The board is required to recommend the faculty and academic staff pay plan to the Director of the State Office of Employment Relations based on a study of market factors. The director then makes an independent recommendation to the Legislature’s Joint Committee on Employment Relations.

Regent Mark Bradley of Wausau said the board was fulfilling its statutory obligation, which is to inform the Legislature about what levels are necessary to reach salary goals.

“We recognize that there may not be the money in the compensation funs to pay these employees,” Bradley said. “As I understand it, no one can tell us today what’s in the fund.”

Student Regent Beth Richlen of Madison voted against the recommendation based on input from students, who she said indicated they wanted the board to support pay increases for faculty and staff as strongly as it did for executive leadership.

Regent Vice President Walsh said the board was using the same analysis it used to consider salary ranges for executive leadership.

“The factors are the same, and you’ve got to be consistent there,” Walsh said.

President’s Report

Searches for chancellor candidates at UW-Milwaukee and UW-Stevens Point are underway, UW System President Katharine C. Lyall reported to the board on Friday.

Lyall said the campus and community search committees have been briefed on their responsibilities, as have Special Regent Committee chairs Jose Olivieri and Roger Axtell.

In other business, Lyall also updated the board that the UW System may be affected by a budget repair bill in coming months, and thanked regents and staff in advance for remaining vigilant.

“This is a continuing saga of eroding resources, and we need all the brainpower we can get,” Lyall said.

In a lighter moment, Lyall also noted that a 1979 graduate of UW-Superior was recently elected to a high post in the state of California – Gov. Elect Arnold Schwarzenegger.

Schwarzenegger earned a bachelor’s degree in international marketing and business administration from UW-Superior – skills he can now use to solve California’s budget problems, Lyall said.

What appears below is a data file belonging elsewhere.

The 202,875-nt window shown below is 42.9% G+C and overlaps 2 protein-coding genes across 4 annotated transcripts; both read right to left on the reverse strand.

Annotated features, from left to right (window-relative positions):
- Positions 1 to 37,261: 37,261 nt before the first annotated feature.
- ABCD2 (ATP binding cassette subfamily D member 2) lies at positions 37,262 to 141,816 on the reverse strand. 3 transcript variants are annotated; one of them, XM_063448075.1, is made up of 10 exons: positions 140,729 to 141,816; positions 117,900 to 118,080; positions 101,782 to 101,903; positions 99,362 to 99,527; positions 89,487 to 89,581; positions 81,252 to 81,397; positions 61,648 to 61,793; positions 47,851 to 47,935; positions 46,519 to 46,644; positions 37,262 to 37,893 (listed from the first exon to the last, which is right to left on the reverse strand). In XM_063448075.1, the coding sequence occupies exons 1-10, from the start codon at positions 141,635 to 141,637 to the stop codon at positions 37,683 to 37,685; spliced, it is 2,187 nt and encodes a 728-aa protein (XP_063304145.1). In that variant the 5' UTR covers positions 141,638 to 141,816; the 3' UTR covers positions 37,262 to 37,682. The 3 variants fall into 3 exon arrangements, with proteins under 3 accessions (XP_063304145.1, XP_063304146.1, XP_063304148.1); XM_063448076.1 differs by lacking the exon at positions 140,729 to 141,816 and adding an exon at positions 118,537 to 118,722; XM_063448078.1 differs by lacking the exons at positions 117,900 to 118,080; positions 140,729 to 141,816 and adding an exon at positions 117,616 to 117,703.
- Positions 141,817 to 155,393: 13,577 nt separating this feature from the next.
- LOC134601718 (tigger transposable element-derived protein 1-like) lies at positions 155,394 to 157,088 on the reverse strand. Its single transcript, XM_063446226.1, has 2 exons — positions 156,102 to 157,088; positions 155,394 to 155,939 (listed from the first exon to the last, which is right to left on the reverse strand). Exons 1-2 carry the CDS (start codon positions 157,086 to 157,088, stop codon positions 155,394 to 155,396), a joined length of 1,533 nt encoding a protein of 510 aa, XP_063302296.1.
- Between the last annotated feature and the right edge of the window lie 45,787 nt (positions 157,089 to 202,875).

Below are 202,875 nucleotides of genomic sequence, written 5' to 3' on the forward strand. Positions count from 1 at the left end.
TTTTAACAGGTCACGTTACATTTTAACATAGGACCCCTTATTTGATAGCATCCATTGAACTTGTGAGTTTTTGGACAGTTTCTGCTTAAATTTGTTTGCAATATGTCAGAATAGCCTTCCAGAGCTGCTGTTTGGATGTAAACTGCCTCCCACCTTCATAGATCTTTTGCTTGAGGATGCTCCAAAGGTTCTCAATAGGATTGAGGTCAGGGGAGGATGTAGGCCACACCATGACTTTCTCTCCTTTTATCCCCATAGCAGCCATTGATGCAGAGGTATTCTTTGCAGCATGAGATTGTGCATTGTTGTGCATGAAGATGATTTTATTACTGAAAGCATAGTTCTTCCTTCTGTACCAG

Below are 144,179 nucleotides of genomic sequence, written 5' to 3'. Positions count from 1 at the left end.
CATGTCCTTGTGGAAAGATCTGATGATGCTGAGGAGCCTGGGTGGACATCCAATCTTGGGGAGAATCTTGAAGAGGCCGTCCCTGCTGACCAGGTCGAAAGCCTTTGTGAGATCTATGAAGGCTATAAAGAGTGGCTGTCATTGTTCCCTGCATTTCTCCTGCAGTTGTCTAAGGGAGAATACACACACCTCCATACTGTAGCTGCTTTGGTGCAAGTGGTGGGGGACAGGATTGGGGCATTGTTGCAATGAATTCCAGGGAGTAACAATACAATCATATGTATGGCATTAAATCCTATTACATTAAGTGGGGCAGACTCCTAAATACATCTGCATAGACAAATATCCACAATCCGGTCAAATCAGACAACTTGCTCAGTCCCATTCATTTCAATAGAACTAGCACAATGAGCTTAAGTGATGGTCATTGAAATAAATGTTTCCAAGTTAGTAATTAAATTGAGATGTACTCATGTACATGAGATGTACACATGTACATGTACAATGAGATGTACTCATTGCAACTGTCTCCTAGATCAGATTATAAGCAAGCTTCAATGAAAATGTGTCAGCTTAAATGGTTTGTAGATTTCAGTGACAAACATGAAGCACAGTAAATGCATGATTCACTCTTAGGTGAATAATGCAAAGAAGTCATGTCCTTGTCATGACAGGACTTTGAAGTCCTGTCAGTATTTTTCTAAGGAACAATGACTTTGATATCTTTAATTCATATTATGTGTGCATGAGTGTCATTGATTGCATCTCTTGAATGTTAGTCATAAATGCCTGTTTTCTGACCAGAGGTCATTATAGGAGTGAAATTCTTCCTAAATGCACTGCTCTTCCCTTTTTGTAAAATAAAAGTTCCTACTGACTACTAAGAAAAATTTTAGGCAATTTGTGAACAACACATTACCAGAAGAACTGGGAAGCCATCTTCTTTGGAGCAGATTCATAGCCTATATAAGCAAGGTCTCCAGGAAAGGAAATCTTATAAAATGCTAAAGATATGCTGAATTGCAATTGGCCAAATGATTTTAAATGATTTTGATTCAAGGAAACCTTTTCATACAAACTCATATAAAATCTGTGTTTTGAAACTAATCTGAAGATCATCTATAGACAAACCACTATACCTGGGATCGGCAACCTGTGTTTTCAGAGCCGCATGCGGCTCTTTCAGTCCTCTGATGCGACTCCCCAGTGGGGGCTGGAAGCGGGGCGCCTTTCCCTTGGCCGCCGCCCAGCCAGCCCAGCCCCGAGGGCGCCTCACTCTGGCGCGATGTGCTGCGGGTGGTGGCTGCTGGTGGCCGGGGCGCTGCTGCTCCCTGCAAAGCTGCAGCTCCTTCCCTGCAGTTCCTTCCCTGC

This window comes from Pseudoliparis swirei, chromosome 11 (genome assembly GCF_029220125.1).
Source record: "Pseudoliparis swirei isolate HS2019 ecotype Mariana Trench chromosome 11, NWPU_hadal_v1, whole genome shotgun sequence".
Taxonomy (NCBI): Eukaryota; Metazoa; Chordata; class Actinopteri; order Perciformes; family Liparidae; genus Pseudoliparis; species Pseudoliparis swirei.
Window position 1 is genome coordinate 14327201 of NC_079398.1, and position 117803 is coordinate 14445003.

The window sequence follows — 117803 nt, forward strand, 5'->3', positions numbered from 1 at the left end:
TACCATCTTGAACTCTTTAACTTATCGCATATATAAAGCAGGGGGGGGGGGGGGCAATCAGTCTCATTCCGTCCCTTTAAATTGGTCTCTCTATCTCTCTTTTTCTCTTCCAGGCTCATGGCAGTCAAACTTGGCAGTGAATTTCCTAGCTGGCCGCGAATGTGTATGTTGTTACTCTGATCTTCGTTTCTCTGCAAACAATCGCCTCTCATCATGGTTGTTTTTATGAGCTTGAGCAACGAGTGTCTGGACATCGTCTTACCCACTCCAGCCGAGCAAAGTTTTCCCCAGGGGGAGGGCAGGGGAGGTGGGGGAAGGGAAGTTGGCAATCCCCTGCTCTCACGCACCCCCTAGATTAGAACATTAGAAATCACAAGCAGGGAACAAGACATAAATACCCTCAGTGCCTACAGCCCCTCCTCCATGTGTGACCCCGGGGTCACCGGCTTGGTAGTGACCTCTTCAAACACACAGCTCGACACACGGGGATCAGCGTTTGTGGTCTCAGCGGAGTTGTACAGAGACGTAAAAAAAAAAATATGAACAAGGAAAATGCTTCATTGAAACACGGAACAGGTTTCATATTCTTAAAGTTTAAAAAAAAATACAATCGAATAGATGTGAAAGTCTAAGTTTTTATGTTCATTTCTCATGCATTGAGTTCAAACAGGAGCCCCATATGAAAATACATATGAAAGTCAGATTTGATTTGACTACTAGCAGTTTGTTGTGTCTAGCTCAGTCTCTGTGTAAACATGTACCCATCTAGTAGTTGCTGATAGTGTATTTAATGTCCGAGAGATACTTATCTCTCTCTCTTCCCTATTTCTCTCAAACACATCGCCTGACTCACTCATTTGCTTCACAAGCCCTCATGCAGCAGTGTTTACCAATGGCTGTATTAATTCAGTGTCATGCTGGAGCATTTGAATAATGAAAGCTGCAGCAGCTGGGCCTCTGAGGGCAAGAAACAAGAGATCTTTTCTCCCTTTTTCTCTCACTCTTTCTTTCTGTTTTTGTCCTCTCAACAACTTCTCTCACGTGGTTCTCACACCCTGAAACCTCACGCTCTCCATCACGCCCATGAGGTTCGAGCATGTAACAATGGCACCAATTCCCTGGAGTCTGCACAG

“We’re going to watch what he does there to see what we can do here,” she said.

“Charting A New Course” update

Regent Guy Gottschalk of Wisconsin Rapids reported to the board on Friday about the progress of working groups for the board’s study of the future, titled “Charting a New Course for the UW System.”

Gottschalk updated the board as to the topics working groups discussed in Thursday’s sessions.

The Revenue Authority working group discussed issues related to risk management, federal relations and differential tuition, while the Achieving Operational Efficiency working group discussed concrete ideas for efficiency components and heard a report on management flexibilities, Gottschalk said.

The working group studying the UW’s Partnership with the State learned about the legal structure of the UW System, how it provides services to students, and how it measures and tracks accountability, Gottschalk said. The Educational Quality working group heard a reading of a draft revised mission statement that would focus the UW System’s commitments to quality and access, also learned about accountability measures, and met with a group of students representing several UW campuses, he said.

Finally, Gottschalk reported that the Research and Public Service working group learned about research and public service at the system level and about similar efforts at UW comprehensive campuses. He noted that legislators would be invited to the group’s November meeting in the state Capitol.

More details about the “Charting a New Course” study are available at http://www.uwsa.edu/srvpadm/study/index.htm.

Other Business

The board on Friday unanimously passed resolutions that:

  • Commended UW-Oshkosh for its efforts in engaging the campus and community and thanked the campus for hosting the board’s October meeting.
  • Authorized an M.S. in Physician Assistant Studies at UW-La Crosse. The committee noted that the program is impressive and meets a compelling state need in the health care arena.
  • Approved a resolution to revise Faculty Personnel Rules regarding the renewal of probationary faculty appointments at UW-Stevens Point. The rule change brings Stevens Point into conformance with Wisconsin Open Meeting Law.
  • Approved a contract for exclusive soft drink pouring rights and sponsorship agreement for UW-Madison Division of Intercollegiate Athletics;
  • Approved an agreement with Triad Management Services, Inc., in support of UW-Madison’s Space Science and Engineering Center at the South Pole, known as the “Ice Cube” project.
  • Authorized the purchase of equipment for the UW-Extension WHA-TV Equipment Replacement project;
  • Authorized construction of the Residence Life Community Center Addition at UW-Green Bay;
  • Granted authority for MG&E Construct LLC to build a new greenhouse at the West Madison Agricultural Station;
  • Approved the construction of a Walnut Street Greenhouse Replacement project at UW-Madison;
  • Granted the University of Wisconsin Medical School, Department of Family Medicine authority to enter into a lease of clinic space at Chippewa Valley Technical College;
  • Authorized construction of a Student Union Fireside Lounge & Kitchen Renovation project at UW-Milwaukee; and
  • Authorized entry into a Joint Ownership Agreement with MGE Power, LLC which is a technical adjustment in the arrangement for the West Campus Cogeneration Facility.

###

The Board of Regents will hold its November meeting Thursday and Friday, Nov. 6 and 7, in Van Hise Hall on the UW-Madison campus.